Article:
Ever think people are stupid? That we’re going to kill ourselves one day? That the sooner we die-off the quicker the planet can just get on with things? Me too. As the late and very great comedian Bill Hicks once said, “we are a virus with shoes”.
But we aren’t the end of things – oh no! Everywhere you look there are signs of resurgence, signs of life – signs of hope. Where?
Plants. That’s right – plants! These clever little budders are just biding their time; waiting. They’re not afraid. They’ve got patience. They’re just sitting it out. We think we know what we’re doing, with our fancy cars and our clothes…and stuff. But these guys have really got their shit together. We build roads, they find the cracks. We put up a building, they get a buddleia to go sit on the roof. Know this my friends, they see us and laugh. Their leaves snigger, their buds chuckle. While we sit around watching talent shows, they’re out there – photosynthesising.
So don’t despair – when the world seems like a crazy place, it’s okay. Plants are just waiting to set it all right again.
This is my tribute to them.
Fig. 22: Save your Fun Guy jokes, this Spectacular Rustgill (Gymnopilus junonius) means business! Most of the year we forget they even exist and then seemingly from nowhere…scores of spores burst out! A true revolutionary waits until the time is ripe for revolution – these funny fellas have been doing it for millennia.
Fig. 21: Early morning dew clings tight to a web that hangs between two Lavender (Lavandula angustifolia) bushes; a perfect example of teamwork and pooling resources. No sign of the proprietor though, she’s no fool. Like the Lavender, she knows she must just sit tight and wait.
Fig. 20: Well goodness! This house’s residents are lucky they can still get in the door with this enormous Canadian Fleabane (Conyza canadensis) on guard. Standing almost as tall as many short people, the North American’s ancestors have been this side of the water since the early 16th Century. Each of its 50,000 seeds acts like a parachute ready to take it off across enemy lines from late summer through to mid Autumn.
Fig. 19: Lots of weird things happened to architecture 4 or 5 decades ago and our good friends here have taken note. Those soulless years of design left many of us climbing the walls…none more so than this dear Ivy (Hedera helix). She’s been proactive though, showing real signs of resistance – no matter how many times she’s cut down to size, she gets back up again and again.
Fig. 18: A pretty classic shot this one – not just beautiful and what the long sunny days are all about, but a great example of things getting on well together, cohabiting in sweet harmony! This is what the planet will look like when we’re all done and dusted. It might take a while to redress the balance – a few thousand decades maybe to eat up all that plastic and all the rubbish we pump out, but then sweet bliss once more!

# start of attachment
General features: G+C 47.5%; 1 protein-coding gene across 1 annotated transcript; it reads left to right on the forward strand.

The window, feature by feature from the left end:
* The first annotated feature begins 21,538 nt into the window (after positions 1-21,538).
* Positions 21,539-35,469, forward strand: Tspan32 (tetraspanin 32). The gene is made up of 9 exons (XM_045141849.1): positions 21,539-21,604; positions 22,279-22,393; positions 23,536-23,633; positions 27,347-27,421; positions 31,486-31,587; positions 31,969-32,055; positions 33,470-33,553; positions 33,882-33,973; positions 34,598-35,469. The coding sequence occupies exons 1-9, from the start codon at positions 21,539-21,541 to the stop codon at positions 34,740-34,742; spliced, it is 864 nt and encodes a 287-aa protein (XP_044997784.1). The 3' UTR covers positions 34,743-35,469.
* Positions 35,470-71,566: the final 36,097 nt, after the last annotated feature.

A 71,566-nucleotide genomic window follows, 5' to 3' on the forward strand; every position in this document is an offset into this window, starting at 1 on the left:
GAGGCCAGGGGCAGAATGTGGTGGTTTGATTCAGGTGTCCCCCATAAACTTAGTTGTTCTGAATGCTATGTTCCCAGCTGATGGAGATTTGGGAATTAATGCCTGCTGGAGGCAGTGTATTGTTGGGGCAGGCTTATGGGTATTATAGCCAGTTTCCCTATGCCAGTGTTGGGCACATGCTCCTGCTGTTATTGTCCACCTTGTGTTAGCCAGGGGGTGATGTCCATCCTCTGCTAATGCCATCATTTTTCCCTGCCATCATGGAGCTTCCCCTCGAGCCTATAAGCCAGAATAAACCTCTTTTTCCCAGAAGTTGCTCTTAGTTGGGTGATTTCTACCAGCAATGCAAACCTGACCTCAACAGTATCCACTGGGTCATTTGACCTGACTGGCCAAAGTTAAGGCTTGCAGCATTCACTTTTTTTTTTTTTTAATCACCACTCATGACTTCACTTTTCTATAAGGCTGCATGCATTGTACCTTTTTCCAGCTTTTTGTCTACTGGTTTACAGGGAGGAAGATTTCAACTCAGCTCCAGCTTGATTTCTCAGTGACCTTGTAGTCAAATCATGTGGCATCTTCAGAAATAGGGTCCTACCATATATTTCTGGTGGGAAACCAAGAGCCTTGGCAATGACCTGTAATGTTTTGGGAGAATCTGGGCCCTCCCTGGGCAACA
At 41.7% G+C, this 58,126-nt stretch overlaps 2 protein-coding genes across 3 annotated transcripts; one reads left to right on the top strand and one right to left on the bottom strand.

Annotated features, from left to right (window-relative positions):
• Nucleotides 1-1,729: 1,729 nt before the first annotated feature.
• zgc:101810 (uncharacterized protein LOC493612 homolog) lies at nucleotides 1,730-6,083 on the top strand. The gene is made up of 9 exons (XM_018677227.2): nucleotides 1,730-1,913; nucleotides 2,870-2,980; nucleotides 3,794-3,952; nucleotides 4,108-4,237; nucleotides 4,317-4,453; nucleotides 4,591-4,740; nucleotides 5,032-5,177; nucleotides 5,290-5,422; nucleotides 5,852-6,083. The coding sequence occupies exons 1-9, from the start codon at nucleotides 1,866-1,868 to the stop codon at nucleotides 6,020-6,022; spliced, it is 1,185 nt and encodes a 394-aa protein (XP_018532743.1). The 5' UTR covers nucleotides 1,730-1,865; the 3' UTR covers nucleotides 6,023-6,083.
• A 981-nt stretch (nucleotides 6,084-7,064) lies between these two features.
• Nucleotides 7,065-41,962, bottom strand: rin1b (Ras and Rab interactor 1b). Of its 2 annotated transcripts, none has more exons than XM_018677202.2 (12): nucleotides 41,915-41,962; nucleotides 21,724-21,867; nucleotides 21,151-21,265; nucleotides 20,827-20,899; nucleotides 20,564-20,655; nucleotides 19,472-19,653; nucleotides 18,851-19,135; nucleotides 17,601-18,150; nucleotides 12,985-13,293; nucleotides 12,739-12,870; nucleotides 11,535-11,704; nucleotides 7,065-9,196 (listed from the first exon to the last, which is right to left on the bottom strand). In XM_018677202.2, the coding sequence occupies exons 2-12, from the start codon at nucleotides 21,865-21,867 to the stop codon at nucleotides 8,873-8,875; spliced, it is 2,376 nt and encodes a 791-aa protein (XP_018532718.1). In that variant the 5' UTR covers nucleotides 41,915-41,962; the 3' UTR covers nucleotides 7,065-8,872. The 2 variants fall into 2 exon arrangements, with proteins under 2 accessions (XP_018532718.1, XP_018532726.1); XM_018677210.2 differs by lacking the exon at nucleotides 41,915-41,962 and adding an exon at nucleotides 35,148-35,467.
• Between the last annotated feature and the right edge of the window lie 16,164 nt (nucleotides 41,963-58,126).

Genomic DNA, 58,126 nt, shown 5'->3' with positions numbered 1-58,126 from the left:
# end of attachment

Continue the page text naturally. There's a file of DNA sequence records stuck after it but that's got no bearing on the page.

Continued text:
Fig. 17: Ha! Concrete? Metal? Manual labour?! All of it pails into insignificance when these little fellas are waiting in the wings! They know their time will come. They’ll just wait lazily, basking in the sun, lapping-up the rain, whatever helps them pass the time until the rest of those bollards give up the ghost!
Fig. 16: Ferns have been here for more than 150 million years and this brave descendent has had generations of strength and guts bred into her. Fearless and lion-like, from high up she’s showing who’s really in charge: not the stone faced pretender next door!
Fig. 15: Like most Cottoneaster’s, this little chap is destined for big things. Copying his mum and dad in the background, he too will grow a head full of beautiful bright berries. And, like secret agents sleuthing their way through the night, those berries get taken far and wide, ready to grow strong and spread the Resurgence. Who knows where they’ll end up, but enduring a sparrow or a blackbird’s digestive system first, shows their absolute dedication.
Fig. 14: Sturdy and resilient, this Ragwort (Jacobaea vulgaris) has found her spot in an ancient Scottish wall. During her long flowering period, she attracts all sorts of attention from bees, moths and butterflies. But she’ll sit tight ’til early winter and keep spirits alive with her hermaphrodite flower heads.
Fig. 13: Nothing to see here…right? Wrong! Let’s take a look. What do we do with what we don’t want anymore? We wrap it in plastic, leave it on the side of the street waiting for someone to wake us up in the morning, put it in the back of a truck and then what? They drive it to a big whole in the ground, pile it up or ship it somewhere we won’t have to look at it again. Meanwhile, this tree’s leaves will become little winter hideouts for beetles and then finally soil again. Pah! That’s why we’re on the way out and plants are going nowhere.